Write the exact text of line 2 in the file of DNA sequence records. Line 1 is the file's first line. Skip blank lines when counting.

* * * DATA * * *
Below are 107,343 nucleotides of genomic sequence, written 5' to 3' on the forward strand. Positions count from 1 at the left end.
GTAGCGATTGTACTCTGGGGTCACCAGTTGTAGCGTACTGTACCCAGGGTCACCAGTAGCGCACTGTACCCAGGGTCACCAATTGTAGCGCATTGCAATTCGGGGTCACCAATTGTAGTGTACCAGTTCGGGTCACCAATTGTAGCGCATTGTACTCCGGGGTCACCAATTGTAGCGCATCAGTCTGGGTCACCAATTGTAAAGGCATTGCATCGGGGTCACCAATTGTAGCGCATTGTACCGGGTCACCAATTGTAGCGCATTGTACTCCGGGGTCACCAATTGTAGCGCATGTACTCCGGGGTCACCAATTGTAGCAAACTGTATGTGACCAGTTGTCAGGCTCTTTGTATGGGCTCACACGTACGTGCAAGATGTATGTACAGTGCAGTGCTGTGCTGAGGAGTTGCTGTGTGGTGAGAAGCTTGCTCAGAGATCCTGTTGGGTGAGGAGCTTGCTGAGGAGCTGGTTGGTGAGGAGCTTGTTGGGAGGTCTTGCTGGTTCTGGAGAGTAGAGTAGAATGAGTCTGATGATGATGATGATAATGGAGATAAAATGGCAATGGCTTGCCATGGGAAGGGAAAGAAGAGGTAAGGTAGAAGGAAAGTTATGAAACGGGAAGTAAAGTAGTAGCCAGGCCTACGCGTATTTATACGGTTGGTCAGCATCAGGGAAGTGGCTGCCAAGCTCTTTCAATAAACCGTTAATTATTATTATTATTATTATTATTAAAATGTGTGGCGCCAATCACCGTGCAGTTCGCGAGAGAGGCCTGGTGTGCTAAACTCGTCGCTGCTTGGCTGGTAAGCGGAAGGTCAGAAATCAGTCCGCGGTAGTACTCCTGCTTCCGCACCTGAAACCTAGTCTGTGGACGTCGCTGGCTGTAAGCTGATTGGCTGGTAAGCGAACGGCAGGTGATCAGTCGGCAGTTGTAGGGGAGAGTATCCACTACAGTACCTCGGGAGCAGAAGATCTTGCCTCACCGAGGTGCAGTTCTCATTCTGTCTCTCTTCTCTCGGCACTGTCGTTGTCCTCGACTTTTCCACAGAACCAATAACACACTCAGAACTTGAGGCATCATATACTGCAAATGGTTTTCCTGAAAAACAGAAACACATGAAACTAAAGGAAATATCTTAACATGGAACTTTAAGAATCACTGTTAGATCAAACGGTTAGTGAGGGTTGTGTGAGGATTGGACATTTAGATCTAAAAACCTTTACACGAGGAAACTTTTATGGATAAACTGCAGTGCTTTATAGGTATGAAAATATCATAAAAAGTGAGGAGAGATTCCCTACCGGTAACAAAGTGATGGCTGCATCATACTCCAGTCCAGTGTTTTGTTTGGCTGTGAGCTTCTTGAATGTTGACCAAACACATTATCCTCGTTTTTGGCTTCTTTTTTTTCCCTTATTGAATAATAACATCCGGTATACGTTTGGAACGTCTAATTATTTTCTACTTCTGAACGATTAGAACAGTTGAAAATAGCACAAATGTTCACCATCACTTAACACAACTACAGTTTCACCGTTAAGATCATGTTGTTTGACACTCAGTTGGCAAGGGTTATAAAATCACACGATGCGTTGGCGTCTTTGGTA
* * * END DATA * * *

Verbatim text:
GTAGCGATTGTACTCTGGGGTCACCAGTTGTAGCGTACTGTACCCAGGGTCACCAGTAGCGCACTGTACCCAGGGTCACCAATTGTAGCGCATTGCAATTCGGGGTCACCAATTGTAGTGTACCAGTTCGGGTCACCAATTGTAGCGCATTGTACTCCGGGGTCACCAATTGTAGCGCATCAGTCTGGGTCACCAATTGTAAAGGCATTGCATCGGGGTCACCAATTGTAGCGCATTGTACCGGGTCACCAATTGTAGCGCATTGTACTCCGGGGTCACCAATTGTAGCGCATGTACTCCGGGGTCACCAATTGTAGCAAACTGTATGTGACCAGTTGTCAGGCTCTTTGTATGGGCTCACACGTACGTGCAAGATGTATGTACAGTGCAGTGCTGTGCTGAGGAGTTGCTGTGTGGTGAGAAGCTTGCTCAGAGATCCTGTTGGGTGAGGAGCTTGCTGAGGAGCTGGTTGGTGAGGAGCTTGTTGGGAGGTCTTGCTGGTTCTGGAGAGTAGAGTAGAATGAGTCTGATGATGATGATGATAATGGAGATAAAATGGCAATGGCTTGCCATGGGAAGGGAAAGAAGAGGTAAGGTAGAAGGAAAGTTATGAAACGGGAAGTAAAGTAGTAGCCAGGCCTACGCGTATTTATACGGTTGGTCAGCATCAGGGAAGTGGCTGCCAAGCTCTTTCAATAAACCGTTAATTATTATTATTATTATTATTATTAAAATGTGTGGCGCCAATCACCGTGCAGTTCGCGAGAGAGGCCTGGTGTGCTAAACTCGTCGCTGCTTGGCTGGTAAGCGGAAGGTCAGAAATCAGTCCGCGGTAGTACTCCTGCTTCCGCACCTGAAACCTAGTCTGTGGACGTCGCTGGCTGTAAGCTGATTGGCTGGTAAGCGAACGGCAGGTGATCAGTCGGCAGTTGTAGGGGAGAGTATCCACTACAGTACCTCGGGAGCAGAAGATCTTGCCTCACCGAGGTGCAGTTCTCATTCTGTCTCTCTTCTCTCGGCACTGTCGTTGTCCTCGACTTTTCCACAGAACCAATAACACACTCAGAACTTGAGGCATCATATACTGCAAATGGTTTTCCTGAAAAACAGAAACACATGAAACTAAAGGAAATATCTTAACATGGAACTTTAAGAATCACTGTTAGATCAAACGGTTAGTGAGGGTTGTGTGAGGATTGGACATTTAGATCTAAAAACCTTTACACGAGGAAACTTTTATGGATAAACTGCAGTGCTTTATAGGTATGAAAATATCATAAAAAGTGAGGAGAGATTCCCTACCGGTAACAAAGTGATGGCTGCATCATACTCCAGTCCAGTGTTTTGTTTGGCTGTGAGCTTCTTGAATGTTGACCAAACACATTATCCTCGTTTTTGGCTTCTTTTTTTTCCCTTATTGAATAATAACATCCGGTATACGTTTGGAACGTCTAATTATTTTCTACTTCTGAACGATTAGAACAGTTGAAAATAGCACAAATGTTCACCATCACTTAACACAACTACAGTTTCACCGTTAAGATCATGTTGTTTGACACTCAGTTGGCAAGGGTTATAAAATCACACGATGCGTTGGCGTCTTTGGTA